Finally, this technological shift is a great opportunity for companies wishing to anticipate and predict key events in their business. It is also a great opportunity for data miners who will be able to discover new approaches (machine learning) and new tools (R, Python, H2O...), which are finally very accessible.

And even if some Data Miners must have felt a bit lost in front of such an effervescence and the incredible accumulation of new environments, languages, packages and solutions that they were asked to master by companies willing to recruit, let them reassure themselves! These job descriptions correspond to the profiles of the pioneers of data science: these famous "12-legged sheep". They will gradually give way to two types of complementary profiles:

  • Big Data architects with a profile that is more IT than business: responsible for configuring and administering the BigData platform, managing data flows, preparing data and automating its transformation to facilitate the work of the Data Scientist and the operational exploitation of predictions or recommendations.  
  • Data Scientists with a more statistical and business profile: in charge of making the link between business needs and data, transforming them to analyse, synthesise, explain and predict certain events or behaviour. In a way, an extension of the data miner profile with, in addition, mastery of the R and Python languages and a real agility to choose the right language according to the specific needs of each study.

More generally, Big Data architectures lead to a change in the collaborative approach of the various players. Whereas the Data Miner was confined to the end of the chain and was very rarely called upon upstream of projects, the Data Scientist will work from the start of the project with the Big Data architect, depending on the use case to be processed, on the best way to retrieve the data (API, JSON type files, real-time processing of a data stream, etc.). The Data Scientist will thus give his inputs according to the packages, libraries and algorithms he intends to use, the very use of these algorithms being conditioned by the volume of data.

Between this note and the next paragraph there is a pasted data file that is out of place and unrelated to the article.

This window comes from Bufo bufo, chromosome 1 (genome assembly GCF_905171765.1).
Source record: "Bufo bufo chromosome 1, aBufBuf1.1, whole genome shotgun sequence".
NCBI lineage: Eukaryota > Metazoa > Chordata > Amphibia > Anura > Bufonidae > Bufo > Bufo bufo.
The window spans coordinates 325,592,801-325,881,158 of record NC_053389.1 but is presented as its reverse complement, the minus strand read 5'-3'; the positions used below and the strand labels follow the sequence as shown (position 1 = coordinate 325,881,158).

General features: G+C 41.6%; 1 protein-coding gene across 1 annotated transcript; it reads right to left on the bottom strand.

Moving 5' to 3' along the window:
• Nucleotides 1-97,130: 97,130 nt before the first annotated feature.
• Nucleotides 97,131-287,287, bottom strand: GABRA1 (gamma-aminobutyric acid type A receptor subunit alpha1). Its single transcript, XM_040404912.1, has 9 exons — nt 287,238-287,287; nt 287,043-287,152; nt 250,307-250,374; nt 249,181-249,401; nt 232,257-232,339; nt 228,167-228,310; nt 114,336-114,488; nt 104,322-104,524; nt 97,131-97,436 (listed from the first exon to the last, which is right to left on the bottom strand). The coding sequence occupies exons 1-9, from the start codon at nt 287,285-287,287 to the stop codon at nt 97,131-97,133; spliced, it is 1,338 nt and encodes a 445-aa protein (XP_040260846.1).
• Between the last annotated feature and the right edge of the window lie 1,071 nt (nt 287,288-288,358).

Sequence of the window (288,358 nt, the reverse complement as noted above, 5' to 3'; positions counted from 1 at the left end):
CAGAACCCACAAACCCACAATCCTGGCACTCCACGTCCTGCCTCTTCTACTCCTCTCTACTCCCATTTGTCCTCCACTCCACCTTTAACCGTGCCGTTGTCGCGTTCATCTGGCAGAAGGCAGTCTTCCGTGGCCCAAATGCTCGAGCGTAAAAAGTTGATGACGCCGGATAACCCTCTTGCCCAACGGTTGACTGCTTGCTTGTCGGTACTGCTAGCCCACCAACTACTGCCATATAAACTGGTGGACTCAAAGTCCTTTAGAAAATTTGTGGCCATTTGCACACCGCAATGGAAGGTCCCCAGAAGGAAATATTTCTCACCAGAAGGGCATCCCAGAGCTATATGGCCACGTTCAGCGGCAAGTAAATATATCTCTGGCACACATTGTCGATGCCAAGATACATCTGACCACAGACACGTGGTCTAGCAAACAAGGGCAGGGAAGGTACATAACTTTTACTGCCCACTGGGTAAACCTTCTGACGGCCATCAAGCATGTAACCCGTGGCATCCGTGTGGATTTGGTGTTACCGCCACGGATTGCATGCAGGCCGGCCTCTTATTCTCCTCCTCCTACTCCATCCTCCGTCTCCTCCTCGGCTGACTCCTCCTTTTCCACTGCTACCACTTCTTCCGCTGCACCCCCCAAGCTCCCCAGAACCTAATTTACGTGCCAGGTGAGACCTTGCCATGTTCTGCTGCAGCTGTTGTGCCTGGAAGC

There is therefore a governance dimension involved in the work of the data scientist, due to his or her unique ability within the datalake to cross-reference all of the company's transversal data. This raises questions about security, respect for and protection of private data, handling of sensitive data, etc. The Data Scientist will therefore have to work tomorrow with profiles such as the CISO (Information Systems Security Manager), but also the CDO (Chief Data Officer) who steers the strategy and ambition of the data within the organisation.

Due to Big Data, the computing power of new platforms and the need to deliver more and more predictions, prescriptions and relevant recommendations, some of them in real time, the intensification of the use of Data Science in machine learning mode in operational processes is inevitable. But machine learning means a black box, and predictive analysis means being limited to the spectrum of past events to influence and guide the future. And yet, companies will always need to understand, create and experiment with new offerings, strategies and devices.

Companies will therefore have to be proactive and make massive use of the "test and learn" approach. This is how the classic statistical approach and data science will enable them to measure and identify their new growth levers.